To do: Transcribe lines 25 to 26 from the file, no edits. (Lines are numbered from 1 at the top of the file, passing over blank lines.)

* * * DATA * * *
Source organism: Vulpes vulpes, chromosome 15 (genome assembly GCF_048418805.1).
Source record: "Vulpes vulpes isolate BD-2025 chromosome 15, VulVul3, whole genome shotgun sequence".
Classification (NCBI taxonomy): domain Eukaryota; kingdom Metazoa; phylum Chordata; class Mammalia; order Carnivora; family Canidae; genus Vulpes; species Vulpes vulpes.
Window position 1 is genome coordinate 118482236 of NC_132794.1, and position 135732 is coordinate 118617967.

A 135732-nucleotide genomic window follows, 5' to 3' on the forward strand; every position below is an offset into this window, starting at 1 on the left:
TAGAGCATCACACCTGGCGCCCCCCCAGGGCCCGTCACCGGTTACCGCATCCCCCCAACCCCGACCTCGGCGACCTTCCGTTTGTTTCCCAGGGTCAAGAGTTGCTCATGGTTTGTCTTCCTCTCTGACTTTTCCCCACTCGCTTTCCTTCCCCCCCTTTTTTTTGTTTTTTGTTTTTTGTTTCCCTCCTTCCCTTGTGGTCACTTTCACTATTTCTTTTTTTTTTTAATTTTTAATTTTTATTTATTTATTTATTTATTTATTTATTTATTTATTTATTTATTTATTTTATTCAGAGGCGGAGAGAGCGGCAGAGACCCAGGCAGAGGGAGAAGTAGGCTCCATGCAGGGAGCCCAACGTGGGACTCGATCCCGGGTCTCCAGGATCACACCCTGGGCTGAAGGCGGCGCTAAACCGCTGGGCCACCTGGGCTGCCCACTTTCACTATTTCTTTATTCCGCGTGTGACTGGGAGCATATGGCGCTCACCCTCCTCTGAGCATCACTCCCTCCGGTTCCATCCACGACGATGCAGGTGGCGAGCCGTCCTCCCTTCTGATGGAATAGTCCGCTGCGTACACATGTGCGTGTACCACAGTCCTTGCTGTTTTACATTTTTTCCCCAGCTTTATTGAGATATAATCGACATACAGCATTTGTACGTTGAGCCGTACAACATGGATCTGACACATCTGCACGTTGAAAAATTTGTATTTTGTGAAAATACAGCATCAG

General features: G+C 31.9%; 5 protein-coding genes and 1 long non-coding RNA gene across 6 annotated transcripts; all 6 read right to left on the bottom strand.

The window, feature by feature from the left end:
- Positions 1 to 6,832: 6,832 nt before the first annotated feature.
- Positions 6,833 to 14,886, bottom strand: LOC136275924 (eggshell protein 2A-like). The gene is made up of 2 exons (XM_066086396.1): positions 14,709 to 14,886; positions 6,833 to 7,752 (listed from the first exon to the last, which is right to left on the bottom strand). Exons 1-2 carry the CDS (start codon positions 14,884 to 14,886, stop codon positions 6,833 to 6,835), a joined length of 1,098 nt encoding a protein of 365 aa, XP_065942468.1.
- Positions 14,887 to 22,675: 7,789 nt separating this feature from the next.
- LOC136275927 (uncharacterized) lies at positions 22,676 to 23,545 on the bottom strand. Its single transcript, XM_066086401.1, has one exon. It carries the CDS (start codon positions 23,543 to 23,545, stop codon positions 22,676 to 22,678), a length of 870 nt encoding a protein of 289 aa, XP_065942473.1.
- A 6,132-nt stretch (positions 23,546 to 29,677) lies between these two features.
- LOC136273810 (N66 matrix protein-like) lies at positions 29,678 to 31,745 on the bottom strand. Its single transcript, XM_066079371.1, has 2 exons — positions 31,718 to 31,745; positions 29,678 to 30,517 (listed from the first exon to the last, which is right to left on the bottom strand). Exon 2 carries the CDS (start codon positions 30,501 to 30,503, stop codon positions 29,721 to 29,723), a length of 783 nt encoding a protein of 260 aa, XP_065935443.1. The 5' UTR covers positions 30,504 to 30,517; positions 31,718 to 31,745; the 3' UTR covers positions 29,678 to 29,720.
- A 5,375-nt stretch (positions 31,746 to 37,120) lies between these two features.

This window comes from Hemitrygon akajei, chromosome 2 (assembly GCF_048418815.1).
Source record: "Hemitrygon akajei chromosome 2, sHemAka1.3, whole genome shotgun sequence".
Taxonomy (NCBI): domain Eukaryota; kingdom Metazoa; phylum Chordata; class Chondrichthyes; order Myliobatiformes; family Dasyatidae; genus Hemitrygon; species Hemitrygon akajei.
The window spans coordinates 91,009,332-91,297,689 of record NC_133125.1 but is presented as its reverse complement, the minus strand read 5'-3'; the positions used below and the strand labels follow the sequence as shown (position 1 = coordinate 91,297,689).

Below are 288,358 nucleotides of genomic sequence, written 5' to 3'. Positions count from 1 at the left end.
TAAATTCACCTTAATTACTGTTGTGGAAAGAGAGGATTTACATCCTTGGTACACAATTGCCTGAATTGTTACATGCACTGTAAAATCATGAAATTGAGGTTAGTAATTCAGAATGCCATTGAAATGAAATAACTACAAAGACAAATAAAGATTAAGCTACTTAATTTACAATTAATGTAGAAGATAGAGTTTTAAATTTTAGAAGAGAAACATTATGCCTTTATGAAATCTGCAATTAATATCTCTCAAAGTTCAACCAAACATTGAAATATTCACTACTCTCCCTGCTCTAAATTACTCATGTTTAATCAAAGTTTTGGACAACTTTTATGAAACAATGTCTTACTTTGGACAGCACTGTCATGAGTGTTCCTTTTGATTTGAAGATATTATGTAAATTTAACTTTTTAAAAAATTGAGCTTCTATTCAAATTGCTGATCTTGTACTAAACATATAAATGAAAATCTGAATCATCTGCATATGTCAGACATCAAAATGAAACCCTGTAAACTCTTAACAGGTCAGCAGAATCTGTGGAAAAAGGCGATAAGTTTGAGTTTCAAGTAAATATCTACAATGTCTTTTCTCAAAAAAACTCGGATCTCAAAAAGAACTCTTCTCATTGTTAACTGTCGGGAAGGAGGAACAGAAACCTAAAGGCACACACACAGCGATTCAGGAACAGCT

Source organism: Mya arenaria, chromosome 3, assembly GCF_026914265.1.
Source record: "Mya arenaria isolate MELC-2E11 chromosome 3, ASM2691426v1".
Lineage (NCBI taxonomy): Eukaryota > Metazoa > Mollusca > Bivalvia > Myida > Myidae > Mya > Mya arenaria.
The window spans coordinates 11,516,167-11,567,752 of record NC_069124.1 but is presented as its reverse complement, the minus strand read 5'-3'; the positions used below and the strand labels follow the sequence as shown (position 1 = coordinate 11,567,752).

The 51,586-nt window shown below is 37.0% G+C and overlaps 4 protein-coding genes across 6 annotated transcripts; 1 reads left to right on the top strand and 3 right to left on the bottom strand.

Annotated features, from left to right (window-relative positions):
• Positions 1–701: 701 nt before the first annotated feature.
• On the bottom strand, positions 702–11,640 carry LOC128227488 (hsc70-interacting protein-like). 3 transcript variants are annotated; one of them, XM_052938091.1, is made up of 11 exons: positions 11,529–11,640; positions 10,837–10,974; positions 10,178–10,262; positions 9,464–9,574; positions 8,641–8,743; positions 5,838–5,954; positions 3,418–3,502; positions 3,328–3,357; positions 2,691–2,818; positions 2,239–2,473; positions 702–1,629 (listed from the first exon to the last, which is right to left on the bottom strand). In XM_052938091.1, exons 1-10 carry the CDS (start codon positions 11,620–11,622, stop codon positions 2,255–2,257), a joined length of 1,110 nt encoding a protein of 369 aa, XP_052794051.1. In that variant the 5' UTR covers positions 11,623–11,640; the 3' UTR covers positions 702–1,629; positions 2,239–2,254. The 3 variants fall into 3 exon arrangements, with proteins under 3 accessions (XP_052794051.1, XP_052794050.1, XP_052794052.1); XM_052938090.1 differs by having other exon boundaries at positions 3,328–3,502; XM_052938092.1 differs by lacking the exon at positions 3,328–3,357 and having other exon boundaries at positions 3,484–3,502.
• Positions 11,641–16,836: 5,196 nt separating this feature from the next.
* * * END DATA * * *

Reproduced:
The window spans coordinates 11,516,167-11,567,752 of record NC_069124.1 but is presented as its reverse complement, the minus strand read 5'-3'; the positions used below and the strand labels follow the sequence as shown (position 1 = coordinate 11,567,752).

The 51,586-nt window shown below is 37.0% G+C and overlaps 4 protein-coding genes across 6 annotated transcripts; 1 reads left to right on the top strand and 3 right to left on the bottom strand.